Is it getting harder to get a Web Development Job?

My sister says that programming jobs are becomming more competitive as more people get into the field.
When I googled this question, I got mixed answers. However, most of the results said that Web Development is growing and in demand. Of course, its especially hard to get any job if all you have is 2 years of teaching yourself and a solid portfolio.
What do you guys think? Is it getting harder to get jobs in this field? If you have gotten a job, how hard was it? What did you have to do?
Also, do you have any suggestions for what I can do to help me get a job?
Thanks :slight_smile:

i think it’s growing. when you factor the number of bootcamp grads, self-taught, and CS grads, it’s becoming more competitive. but there’s always availability for real talent. that said, landing that first job is always the hardest

It’s extremely regional, but the skill gap is growing. If you’re in the US, you can look at the US Bureau of Labor and Statistics Employment Projections yourself.

This probably should be obvious, but what is the Skill Gap? What does it have to do with getting a web development job?
Thanks :slight_smile:

The term ‘skill gap’ refers to the difference between the number of jobs which require a specialized skill and the number of people who have that skill. Nationally, there are more jobs being created that require skilled programmers than there are skilled programmers entering the job market. What this has to do with getting a development job is that there are more programming jobs then there are qualified people to fill them (in other words, there is negative unemployment).

Now having said all that, I want to point out that I said ‘qualified people’. Many people think that because there is such a need for developers that it should be easier to get a first job without proven skills. However, it is often less expensive for a company to keep a position open and be short-staffed than to hire someone who doesn’t have the necessary skills.

TLDR: Once you have built the skills and can show those skills to potential employers, then the job market is very favorable (dependent on location) - but it is very necessary to have those provable skills.


Thanks! That makes a lot of sense! I know that the answer will probably be “it depends”, but what would you say are the skills needed to get my first job? Right now, I’m thinking I will be ready to apply for jobs once I start the projects from the ‘Information and Quality Assurance’ certificate of the the beta and I have some personal projects that I have built on the side for my portfolio.

I can’t speak too much to this question because I’ve only worked in roles that really do require a computer science degree or equivalent.

I’ve been told several times by recruiters that there is a big demand for developers and that the demand is greater than the supply. That’s the overall position. However, most companies would rather have someone with at least 1-2 years experience. So getting a first job can still be challenging.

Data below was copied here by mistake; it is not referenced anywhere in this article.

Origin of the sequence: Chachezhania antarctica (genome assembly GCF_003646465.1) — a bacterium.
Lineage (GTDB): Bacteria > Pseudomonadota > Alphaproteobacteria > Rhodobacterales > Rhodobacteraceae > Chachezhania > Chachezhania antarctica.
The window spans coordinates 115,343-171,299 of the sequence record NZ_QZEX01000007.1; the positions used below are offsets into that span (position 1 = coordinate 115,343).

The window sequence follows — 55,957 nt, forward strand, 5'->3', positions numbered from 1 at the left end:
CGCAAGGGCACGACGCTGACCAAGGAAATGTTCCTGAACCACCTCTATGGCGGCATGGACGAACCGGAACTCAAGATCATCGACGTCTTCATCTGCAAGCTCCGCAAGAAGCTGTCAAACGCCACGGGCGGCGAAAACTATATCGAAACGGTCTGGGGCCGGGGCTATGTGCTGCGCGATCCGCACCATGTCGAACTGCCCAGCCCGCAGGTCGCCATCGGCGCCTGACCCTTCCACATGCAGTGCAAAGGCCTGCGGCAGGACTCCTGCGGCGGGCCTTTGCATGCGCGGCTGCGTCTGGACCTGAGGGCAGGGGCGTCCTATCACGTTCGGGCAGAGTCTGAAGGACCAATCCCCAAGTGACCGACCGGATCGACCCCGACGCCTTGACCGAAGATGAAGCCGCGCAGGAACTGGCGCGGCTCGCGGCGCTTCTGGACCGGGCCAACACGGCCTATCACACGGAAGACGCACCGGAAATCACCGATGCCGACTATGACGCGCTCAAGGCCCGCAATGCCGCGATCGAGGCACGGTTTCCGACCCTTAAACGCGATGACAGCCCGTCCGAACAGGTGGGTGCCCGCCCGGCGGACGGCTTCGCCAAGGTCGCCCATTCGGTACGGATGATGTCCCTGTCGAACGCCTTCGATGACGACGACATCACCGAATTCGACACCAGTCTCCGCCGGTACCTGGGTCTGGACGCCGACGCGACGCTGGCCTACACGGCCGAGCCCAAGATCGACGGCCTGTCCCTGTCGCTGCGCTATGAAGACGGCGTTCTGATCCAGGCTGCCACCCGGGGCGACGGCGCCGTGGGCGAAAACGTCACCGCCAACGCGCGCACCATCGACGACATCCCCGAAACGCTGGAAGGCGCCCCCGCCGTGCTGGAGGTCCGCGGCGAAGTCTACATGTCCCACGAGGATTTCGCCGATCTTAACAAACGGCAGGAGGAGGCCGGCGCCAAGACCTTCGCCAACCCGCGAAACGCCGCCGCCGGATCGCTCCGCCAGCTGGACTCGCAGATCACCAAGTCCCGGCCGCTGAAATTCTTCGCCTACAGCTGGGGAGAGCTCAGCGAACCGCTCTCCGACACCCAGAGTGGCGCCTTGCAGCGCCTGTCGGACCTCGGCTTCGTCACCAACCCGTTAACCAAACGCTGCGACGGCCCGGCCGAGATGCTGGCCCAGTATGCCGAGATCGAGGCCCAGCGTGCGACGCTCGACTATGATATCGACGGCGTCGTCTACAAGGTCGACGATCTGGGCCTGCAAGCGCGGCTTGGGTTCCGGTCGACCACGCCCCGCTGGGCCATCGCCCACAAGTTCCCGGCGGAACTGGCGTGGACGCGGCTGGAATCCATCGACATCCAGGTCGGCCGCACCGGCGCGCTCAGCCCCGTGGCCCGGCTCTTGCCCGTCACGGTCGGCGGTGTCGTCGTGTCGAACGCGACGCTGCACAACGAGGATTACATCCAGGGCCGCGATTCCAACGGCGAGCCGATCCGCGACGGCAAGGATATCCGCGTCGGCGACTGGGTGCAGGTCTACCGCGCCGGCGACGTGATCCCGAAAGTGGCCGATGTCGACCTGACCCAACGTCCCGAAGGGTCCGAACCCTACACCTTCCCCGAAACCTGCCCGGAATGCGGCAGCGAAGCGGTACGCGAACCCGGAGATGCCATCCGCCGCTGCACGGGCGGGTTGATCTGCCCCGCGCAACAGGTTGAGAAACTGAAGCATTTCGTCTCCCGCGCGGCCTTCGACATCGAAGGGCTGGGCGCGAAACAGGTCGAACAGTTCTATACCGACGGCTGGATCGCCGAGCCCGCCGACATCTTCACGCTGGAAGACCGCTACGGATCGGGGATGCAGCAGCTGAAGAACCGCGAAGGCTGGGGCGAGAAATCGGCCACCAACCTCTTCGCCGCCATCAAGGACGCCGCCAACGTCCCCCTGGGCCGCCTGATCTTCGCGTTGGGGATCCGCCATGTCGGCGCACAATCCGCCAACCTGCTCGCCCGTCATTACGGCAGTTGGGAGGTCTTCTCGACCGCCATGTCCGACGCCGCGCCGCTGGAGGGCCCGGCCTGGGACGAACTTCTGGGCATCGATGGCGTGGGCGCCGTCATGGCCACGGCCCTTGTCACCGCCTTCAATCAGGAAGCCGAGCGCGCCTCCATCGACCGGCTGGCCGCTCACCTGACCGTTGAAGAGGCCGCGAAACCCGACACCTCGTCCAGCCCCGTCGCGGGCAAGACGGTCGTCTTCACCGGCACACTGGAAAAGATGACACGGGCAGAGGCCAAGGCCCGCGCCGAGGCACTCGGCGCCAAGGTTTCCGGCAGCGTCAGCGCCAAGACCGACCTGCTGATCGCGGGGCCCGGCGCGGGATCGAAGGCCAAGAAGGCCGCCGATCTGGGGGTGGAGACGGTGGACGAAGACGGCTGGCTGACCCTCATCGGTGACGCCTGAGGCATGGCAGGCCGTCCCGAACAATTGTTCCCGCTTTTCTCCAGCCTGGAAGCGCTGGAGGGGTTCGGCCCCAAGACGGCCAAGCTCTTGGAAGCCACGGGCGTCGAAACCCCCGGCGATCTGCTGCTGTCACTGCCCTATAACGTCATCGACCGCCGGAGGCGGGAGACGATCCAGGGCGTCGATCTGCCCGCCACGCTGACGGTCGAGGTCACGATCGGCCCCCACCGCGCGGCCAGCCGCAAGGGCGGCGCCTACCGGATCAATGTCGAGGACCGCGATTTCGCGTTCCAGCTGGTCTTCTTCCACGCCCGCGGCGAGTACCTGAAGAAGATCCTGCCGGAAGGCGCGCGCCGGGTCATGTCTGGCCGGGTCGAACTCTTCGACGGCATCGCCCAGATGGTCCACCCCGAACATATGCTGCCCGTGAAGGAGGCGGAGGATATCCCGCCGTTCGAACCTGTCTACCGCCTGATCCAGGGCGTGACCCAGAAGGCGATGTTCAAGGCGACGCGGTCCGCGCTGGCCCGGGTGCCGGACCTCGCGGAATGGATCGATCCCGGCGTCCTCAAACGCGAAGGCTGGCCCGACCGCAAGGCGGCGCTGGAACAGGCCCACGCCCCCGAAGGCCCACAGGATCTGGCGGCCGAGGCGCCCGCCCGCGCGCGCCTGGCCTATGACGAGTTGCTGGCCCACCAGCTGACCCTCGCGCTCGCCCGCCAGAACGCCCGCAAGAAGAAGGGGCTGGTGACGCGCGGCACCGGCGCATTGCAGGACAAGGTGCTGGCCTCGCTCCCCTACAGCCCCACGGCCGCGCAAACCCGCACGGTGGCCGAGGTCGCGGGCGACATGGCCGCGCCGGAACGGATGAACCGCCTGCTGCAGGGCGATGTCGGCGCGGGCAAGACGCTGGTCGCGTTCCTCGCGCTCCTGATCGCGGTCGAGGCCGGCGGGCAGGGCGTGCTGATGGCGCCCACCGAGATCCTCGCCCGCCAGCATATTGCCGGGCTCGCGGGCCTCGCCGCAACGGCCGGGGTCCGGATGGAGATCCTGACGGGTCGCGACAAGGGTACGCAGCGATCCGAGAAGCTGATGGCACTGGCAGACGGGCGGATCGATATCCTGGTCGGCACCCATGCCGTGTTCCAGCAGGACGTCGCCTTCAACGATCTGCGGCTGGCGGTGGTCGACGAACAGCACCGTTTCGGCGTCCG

The good news is that companies are pretty open-minded about your background. As long as you have the skills, and you can demonstrate that you have the skills, then you stand a good chance.

For that reason, absolutely the most important thing you can do is create a really strong portfolio. It needs to look good, and the code behind it needs to be of a high quality. Ideally, all the projects should be responsive, cross-browser compatible, tested, and well-documented. Although it seems hard to believe, having a good portfolio could actually give you an advantage over someone with a CS degree.

On top of that, do your market research carefully and make sure your skills match what is in demand. I made the mistake of spending too much time on Node and MongoDB. Nobody uses it! I wish I had switched to MySQL and PHP ages ago…

Last thing: it’s a good idea to get an introductory level of skill in a variety of languages. Spend two weeks each doing Java, C#, PHP, Python or Ruby. There are lots of good reasons to do this. First, it will give you a good general education in software development. Second, it will introduce you to important concepts (such as OOP). And third, you can put these skills on your C.V. A lot of recruiters will discard your C.V. if it lacks a particular keyword, even if that isn’t essential to the role.

^ I’d add Elixir and/or Golang to that list of programming languages you mentioned. I’ve been seeing them in job postings (for full-stack or back-end positions) more and more this year.

working a few months as a temp or contractor on a horrible company can also help you set the foot on the door.

Network. Network network network. Its invaluable to have people speaking up for you and rooting for you to a potential employer. Its one of the main reasons I decided to attend a local bootcamp, but regardless, you can network by going to tech events, meetups, tech conferences, strike up convo, get to know people, make a good impression, and let it be known you are on the hunt.

Pretty much everyone I came across would lead to adding them on linkedin and sending them a copy of my resume (just in case!). Having someone personally pass along your resume to hiring along with being able to say…I met this person and they seem like theyd be awesome to work with, carries a ton more weight than being one of hundreds replying to a job ad.

I’d say Portfolio + Networking + Algorithms and Data structures practice = Locking a job.